XP awards can very much vary depending on the GM; the suggestion from primary designer Jay Little was 5XP for each actual hour of gaming, along with an XP award for playing to your character's Motivation, which would be about 20XP a session given your typical 4 hour session (about an hour of which is usually spent on non-game conversations and eating).
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    Registered User Korpil's Avatar
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    Cool

    Hi everyone!

    I starting roleplaying again less than a year ago, I moved to a new city, found a Star Wars fan club and got them hooked on RPG, we've had few sessions so far, but our last was so memorable they want to keep playing ASAP!

    I took the chance to play FFG and I'm extremely satisfied! The system is simple, easy to learn, easy to understand and allows for a lot of creativity, both from the players and the GM.

    Regarding the 3rd point that was discussed, in the main rulebook I have, Edge of Empire, there is a section on adversaries, and there you can pick an opponent that can match your group's experience.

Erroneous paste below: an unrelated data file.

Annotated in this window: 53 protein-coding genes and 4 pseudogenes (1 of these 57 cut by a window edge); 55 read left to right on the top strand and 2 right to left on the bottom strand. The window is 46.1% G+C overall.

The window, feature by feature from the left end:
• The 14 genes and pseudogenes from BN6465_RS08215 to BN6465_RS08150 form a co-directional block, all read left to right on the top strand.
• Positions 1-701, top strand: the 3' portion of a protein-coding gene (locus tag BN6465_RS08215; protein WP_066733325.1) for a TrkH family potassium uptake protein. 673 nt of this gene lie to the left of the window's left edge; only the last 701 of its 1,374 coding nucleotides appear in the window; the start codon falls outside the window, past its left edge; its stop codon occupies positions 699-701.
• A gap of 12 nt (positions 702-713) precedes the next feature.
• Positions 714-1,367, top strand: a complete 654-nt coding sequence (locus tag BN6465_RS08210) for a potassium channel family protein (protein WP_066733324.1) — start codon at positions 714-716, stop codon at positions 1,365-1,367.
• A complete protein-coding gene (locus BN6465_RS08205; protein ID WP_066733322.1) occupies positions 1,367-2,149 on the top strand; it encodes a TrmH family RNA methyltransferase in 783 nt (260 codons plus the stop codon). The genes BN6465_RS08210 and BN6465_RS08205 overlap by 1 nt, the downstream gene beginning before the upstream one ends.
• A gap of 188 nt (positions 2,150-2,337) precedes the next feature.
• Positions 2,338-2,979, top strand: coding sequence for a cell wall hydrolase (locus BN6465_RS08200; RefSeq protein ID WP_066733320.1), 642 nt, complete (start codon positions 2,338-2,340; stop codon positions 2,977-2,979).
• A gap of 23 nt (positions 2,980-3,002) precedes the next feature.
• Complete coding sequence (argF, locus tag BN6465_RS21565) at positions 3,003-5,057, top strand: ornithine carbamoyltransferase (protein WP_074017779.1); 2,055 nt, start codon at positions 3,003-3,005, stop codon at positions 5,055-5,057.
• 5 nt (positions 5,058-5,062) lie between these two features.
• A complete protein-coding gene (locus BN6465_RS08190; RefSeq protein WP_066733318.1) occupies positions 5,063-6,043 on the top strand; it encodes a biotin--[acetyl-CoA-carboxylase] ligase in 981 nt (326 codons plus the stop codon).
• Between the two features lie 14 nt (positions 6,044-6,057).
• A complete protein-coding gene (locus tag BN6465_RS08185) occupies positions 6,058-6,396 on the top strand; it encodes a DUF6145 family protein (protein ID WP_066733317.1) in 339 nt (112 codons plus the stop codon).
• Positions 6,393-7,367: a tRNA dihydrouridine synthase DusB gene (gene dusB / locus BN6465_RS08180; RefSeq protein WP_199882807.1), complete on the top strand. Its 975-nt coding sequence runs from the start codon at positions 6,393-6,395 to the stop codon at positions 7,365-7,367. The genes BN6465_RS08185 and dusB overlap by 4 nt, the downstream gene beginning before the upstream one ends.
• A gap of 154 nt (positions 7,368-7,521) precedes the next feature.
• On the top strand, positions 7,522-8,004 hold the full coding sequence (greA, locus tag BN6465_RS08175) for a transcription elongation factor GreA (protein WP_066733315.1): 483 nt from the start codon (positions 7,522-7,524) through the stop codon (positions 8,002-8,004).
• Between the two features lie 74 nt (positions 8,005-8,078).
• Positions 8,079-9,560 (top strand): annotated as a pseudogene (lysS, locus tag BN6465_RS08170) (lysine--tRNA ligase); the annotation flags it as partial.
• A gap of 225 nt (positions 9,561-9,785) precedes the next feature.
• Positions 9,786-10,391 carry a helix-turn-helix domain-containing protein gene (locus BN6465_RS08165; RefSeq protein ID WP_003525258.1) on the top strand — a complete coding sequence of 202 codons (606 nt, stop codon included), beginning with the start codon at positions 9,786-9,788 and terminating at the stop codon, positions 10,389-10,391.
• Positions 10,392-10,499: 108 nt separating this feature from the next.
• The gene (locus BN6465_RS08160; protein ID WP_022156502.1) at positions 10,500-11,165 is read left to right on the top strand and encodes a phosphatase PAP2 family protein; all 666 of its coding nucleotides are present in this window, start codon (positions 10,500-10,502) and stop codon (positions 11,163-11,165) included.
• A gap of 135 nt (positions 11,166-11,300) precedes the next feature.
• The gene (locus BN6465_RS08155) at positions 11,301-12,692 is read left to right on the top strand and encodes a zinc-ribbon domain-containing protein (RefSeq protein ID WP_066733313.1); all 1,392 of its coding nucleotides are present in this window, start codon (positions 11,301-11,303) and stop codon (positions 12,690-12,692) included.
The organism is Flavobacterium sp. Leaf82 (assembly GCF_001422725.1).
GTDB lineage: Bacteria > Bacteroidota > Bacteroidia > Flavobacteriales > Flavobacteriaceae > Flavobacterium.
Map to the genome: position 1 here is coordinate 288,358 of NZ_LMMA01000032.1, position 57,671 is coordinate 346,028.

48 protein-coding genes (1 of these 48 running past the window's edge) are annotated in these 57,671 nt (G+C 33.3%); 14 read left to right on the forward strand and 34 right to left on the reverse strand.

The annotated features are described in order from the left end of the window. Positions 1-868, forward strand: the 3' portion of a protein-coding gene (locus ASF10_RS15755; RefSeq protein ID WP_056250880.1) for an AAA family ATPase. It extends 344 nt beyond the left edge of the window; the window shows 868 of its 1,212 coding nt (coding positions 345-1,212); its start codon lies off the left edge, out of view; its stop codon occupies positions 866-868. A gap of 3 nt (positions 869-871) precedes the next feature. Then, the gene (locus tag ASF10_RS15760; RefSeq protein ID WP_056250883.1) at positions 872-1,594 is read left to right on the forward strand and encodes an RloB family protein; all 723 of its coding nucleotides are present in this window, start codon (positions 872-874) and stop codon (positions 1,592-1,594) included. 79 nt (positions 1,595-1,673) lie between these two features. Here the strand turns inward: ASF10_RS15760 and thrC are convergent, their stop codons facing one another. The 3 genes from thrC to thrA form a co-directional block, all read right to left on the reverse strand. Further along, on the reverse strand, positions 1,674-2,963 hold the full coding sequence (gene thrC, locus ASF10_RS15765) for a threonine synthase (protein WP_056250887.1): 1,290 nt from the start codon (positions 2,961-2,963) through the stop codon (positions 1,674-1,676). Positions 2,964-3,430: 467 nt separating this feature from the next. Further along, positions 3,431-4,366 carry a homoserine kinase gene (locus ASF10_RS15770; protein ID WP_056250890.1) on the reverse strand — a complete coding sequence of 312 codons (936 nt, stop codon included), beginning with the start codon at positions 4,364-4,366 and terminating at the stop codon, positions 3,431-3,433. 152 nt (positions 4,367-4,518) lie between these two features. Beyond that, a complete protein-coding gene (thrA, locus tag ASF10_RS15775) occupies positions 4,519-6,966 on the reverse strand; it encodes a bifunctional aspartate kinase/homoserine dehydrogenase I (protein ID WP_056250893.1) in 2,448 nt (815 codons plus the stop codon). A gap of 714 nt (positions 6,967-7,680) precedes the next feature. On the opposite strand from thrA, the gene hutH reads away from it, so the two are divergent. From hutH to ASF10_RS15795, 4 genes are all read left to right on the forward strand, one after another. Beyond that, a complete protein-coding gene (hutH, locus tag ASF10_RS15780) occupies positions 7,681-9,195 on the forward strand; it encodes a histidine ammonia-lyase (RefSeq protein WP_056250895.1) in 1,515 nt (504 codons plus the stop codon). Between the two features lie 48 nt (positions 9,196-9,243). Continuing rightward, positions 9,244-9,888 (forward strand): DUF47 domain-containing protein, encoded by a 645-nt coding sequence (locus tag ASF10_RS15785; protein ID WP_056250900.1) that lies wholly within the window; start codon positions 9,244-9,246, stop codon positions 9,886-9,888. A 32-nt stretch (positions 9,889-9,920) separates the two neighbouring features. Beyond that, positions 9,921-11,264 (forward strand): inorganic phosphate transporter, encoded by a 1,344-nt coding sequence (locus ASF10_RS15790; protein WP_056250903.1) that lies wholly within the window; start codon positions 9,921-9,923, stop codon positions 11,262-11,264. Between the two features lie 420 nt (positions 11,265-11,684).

Unfortunately for economic reasons I haven't been able to get more books, but I'm definitely investing more in the system as soon as I have a chance!
    Mario A. Escamilla (aka Kerk Korpil, Verpine Starship Mechanic)

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    Quote Originally Posted by Korpil View Post
    Unfortunately for economic reasons
    You and me both, brother.

    Also, HAPPY BIRTHDAY, Korpil!

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    I made the mistake of waiting for a perfect storm of a Barnes and Noble discount coupon I could stack with end of year/holiday sale and fired off the order for Force and Destiny. And while it was delivered to the mail depot like 3 days later I have been waiting since 2 Jan for it to float across the effing ocean. Crom! If they weren't so pricey I'd have probably nabbed EoE and the Rebellion one on Prime by now. At least I get prime stuff in a reasonable time frame...
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    Registered User Korpil's Avatar
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    Quote Originally Posted by hisham View Post
    You and me both, brother.

    Also, HAPPY BIRTHDAY, Korpil!
    Thank you so much!
    Mario A. Escamilla (aka Kerk Korpil, Verpine Starship Mechanic)